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Random Axe: Random Axe

Black Milk, Sean Price, and Guilty Simpson team up for the most unabashedly hip-hop release of the year.

Random Axe

Random Axe

Label: Duck Down
US Release Date: 2011-06-14
UK Release Date: Import

Let me guess: You were wondering where Guilty Simpson's been since his 2008 debut LP (well, he did do OJ Simpson with Madlib in 2010). You've wondered why Sean Price has mostly seemed transparent lately, even on the Heltah Skeltah reunion LP two years ago. And you wondered how Black Milk went from perfect to overambitious in just one move when Album of the Year proved overwhelming. I'm obviously extrapolating myself onto my readers, but am I that off base? Random Axe, according to my lights, is a trio of critically acclaimed auteurs who have all basically slipped under the radar recently, either because of their absence or because of the absence of their amazingness. That's not to say that this trio has disappointed anyone per se, only that they seem like a group uniting because, taken individually, they're old news.

I have to start this way because, frankly, Random Axe renders obsolete the idea that any of these three rap artists are washed up. Random Axe isn't a throwback to the mid-'90s because of its sound, but because it sounds, and more importantly feels, so unified and right. Random Axe is a group consisting of two Detroit hoods and one New York City (self-proclaimed) burnout, yet it feels like the work of three dudes that spent their whole lives experiencing the same ups and downs; the same losses, disappointments, failures, and successes. As such, the trio of Black Milk (sometimes spitting, but always on boards), Sean Price, and Guilty Simpson feels like that rare sort of rap collaboration that isn't frivolous or transitory, but necessary.

Throughout this album -- which blows by in a very manageable 40 minutes -- Sean Price provides the explicitly technical perspective. Why wouldn't he? He's from New York, and that's what he knows. His signature humor is often present, but it's no secret that he's here to provide the "Woah!" raps. Likewise, Guilty Simpson provides the equally nihilistic but definitively more simplistic and translatable sentiments that act as a perfect foil to Sean P's lyrical thug persona. And behind all this is Black Milk production that samples obviously from Daru Jones's drum sessions for Album of the Year, but never succumbs to them. Black Milk prefers to revert to his Tronic days, while nodding subtly to the past. Even the noticeable ode to the golden age that occurs during his outro to "Chewbacca" feels distinctly Black Milk.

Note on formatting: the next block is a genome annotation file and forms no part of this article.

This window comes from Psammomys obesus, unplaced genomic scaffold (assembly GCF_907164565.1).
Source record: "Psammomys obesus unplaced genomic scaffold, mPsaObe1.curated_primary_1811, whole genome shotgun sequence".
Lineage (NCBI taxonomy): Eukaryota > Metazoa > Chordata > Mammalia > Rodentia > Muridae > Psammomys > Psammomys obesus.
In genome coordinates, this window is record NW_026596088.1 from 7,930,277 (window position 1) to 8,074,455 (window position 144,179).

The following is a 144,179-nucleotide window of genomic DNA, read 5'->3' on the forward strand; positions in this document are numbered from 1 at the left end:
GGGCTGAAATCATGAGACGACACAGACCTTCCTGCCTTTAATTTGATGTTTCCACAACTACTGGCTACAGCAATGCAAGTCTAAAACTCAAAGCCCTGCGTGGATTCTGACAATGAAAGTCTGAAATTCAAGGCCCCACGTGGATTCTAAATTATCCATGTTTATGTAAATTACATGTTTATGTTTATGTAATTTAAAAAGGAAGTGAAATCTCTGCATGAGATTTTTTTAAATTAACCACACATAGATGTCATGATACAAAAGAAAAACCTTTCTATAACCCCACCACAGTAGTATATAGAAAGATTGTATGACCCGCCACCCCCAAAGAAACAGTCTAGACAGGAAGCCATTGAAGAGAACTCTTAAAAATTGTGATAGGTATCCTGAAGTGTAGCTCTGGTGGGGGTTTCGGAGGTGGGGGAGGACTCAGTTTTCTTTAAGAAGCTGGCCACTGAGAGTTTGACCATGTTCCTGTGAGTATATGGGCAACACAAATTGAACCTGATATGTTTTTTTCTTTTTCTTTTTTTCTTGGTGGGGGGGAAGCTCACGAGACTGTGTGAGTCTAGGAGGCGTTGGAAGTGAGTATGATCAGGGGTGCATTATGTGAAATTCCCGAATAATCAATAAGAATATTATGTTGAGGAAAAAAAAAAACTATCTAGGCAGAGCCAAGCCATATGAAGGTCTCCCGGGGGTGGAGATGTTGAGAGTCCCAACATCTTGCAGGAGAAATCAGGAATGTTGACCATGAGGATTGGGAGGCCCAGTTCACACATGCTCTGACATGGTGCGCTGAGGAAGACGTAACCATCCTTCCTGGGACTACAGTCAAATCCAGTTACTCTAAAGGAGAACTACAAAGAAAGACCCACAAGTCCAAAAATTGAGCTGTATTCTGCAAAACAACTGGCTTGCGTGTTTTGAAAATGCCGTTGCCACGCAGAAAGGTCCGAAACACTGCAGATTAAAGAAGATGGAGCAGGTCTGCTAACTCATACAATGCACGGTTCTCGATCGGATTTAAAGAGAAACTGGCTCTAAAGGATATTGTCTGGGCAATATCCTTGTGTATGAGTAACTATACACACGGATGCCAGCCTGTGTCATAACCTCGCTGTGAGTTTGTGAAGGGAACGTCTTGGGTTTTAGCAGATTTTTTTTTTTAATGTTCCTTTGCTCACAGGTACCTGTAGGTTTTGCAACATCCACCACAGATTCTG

Though the desire is strong, it's hard to call Random Axe a classic hip-hop album, rather than a very, very good one, because neither featured rapper has the knack for hooks that certifies the cream of the crop. The music here isn't exactly catchy, it's simply immensely satisfying, the sort of music self-proclaimed hip-hop aficionados ought to test themselves by in order to gauge their realness. However, this certainly has no aspirations to be a universal album. In that regard it satisfies the fans' expectations even as it disappoints those who expected it, not without reason, to be a classic. This is without a doubt the best collection of other artists' songs Black Milk has ever whipped up, and Guilty plus Sean P seems to be an immaculate duo (the Black Milk verses and New York vs. Detroit references scattered throughout aren't bad either), but there's just something missing. Perhaps it's the concept of a hit song, of something that gets stuck in your head for days. The closest moment is guest Danny Brown's proclamation that he wouldn't date your girlfriend because she resembles an aardvark on album highlight "Jahphy Joe", but it's a fleeting moment in the middle of a verse on an album full of memorable verses. I'm very, very far from damning this album, but I'm disappointed Black Milk wasn't able to frame a "Matrix", "Losing Out", or "Try" for these guys to spit their anger over. It would have pushed Random Axe from merely excellent to album of the year territory.

The best I can say is this album is probably going to remain the strongest grower of 2011's hip-hop roster. I don't doubt, and won't argue against, those that claim Random Axe belongs in the pantheon. I just feel some little thing is missing, some insignificant morsel that should have no bearing on whether you explore Random Axe's Random Axe or not. By all means, dive in head first with comfort. Enjoy yourselves.


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